Had to defrost the freezer to melt off all the ice before servicing. Once that was done the icemaker replacement only took about 15-30 minutes to complete. The new icemaker came with many accessories and adaptors that were not needed and the instructions were based on replacing an older model and not really clear for my model. They mentioned not being able to use the new stripper but it was exactly the same as the old one so I left the new one in place. All in all it was easy and did the job.

fan blade wobbly making loud rubbing noise

  • Customer: Salvatore from Perrineville, NJ
  • Difficulty: Really Easy
  • Time to Complete: 15 - 30 mins
  • Tools Required: Nutdriver, Screw drivers
  • 3 of 7 people found this instruction helpful
Looked at existing installation removed it with 6 piece screwdriver and replaced it in the reverse order.
Not complicated at all.

Door wouldn't close tight automatically.

  • Customer: Les from San Francisco, CA
  • Difficulty: Easy
  • Time to Complete: 30 - 60 mins
  • Tools Required: Nutdriver, Screw drivers
  • 1 of 1 people found this instruction helpful
1. Put all perishable food into ice chest. Empty door shelves.
2. Remove top hinge cover with Philips screwdriver.
3. Supporting door, remove top hinge attached by two hex screws.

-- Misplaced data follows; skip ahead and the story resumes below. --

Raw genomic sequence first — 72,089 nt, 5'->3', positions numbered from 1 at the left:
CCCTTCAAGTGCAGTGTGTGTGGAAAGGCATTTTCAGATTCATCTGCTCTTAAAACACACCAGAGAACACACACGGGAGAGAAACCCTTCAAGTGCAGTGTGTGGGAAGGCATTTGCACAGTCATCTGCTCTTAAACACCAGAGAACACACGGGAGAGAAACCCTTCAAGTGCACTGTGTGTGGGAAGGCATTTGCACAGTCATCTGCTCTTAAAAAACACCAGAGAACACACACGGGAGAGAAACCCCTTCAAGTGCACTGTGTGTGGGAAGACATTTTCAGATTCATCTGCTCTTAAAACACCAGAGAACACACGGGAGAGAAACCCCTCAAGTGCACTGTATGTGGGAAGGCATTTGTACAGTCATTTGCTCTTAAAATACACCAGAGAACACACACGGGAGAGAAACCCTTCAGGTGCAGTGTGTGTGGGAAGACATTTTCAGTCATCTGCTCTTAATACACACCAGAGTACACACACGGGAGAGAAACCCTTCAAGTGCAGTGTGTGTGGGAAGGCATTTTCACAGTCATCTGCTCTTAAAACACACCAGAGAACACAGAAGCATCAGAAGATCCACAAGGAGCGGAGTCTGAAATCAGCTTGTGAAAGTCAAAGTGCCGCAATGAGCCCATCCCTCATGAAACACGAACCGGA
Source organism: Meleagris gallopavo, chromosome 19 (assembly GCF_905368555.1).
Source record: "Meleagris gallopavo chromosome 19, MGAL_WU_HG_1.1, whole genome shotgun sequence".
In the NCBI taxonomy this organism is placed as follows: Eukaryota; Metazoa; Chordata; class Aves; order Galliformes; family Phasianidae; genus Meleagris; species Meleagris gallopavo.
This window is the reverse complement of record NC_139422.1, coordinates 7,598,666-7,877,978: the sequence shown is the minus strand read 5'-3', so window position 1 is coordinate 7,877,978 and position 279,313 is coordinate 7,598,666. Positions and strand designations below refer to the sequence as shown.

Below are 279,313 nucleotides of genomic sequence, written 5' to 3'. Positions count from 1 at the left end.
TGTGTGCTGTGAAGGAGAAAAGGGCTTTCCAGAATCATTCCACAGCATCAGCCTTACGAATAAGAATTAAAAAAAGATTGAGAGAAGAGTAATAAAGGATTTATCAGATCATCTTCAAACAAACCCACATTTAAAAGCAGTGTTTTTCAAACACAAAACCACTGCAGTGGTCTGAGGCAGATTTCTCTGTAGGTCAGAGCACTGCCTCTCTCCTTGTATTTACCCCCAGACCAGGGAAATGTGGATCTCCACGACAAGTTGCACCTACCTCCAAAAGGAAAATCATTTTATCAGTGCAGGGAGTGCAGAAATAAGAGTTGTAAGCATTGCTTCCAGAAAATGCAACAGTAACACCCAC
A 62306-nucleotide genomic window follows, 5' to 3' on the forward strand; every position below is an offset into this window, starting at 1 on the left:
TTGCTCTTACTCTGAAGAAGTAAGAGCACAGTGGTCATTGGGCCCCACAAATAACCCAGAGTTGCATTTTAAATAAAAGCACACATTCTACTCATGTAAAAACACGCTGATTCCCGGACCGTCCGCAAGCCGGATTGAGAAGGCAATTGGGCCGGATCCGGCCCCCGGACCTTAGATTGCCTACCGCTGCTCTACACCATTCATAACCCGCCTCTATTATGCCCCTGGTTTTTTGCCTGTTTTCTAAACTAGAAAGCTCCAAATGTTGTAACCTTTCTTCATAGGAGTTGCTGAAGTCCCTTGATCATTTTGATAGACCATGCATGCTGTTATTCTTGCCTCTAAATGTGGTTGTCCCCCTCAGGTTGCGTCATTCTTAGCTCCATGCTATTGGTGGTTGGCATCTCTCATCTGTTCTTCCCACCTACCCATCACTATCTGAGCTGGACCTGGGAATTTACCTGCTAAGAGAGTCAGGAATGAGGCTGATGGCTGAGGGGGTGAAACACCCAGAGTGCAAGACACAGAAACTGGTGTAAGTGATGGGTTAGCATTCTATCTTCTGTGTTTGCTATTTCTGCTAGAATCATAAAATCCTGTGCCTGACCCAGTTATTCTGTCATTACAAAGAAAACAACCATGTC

4. Lift door off bottom hinge.
5. On bottom of door, unscrew the hex screw holding the broken plastic cam.
6. Loosen the second hex screw enough to free the broken cam.
7. Replace the cam and tighten the hex screws making sure the opening of the cam lines up with the hole under the door.
8. Snap off plastic grill at the bottom of the refrigerator.
9. Remove bottom of the two hex screws holding the bottom hinge tot eh refrigerator body.
10. Loosen the second screw enought to rotate the hinge upsidedown. Tighten the screw again.
11. Now the rivet bottom is exposed so as to facilitate drilling it out to remove the broken cam.
12. Loosen the hex screw again and turn it back rightside up. Reinstall the bottom screw and tighten both of them.
13. Using an appropriate size bolt, lockwasher and nut, install other new cam.
14. Reinstall door reversing steps 1 to 4.
15. Don't forget to return the food to the 'fridge, by the way!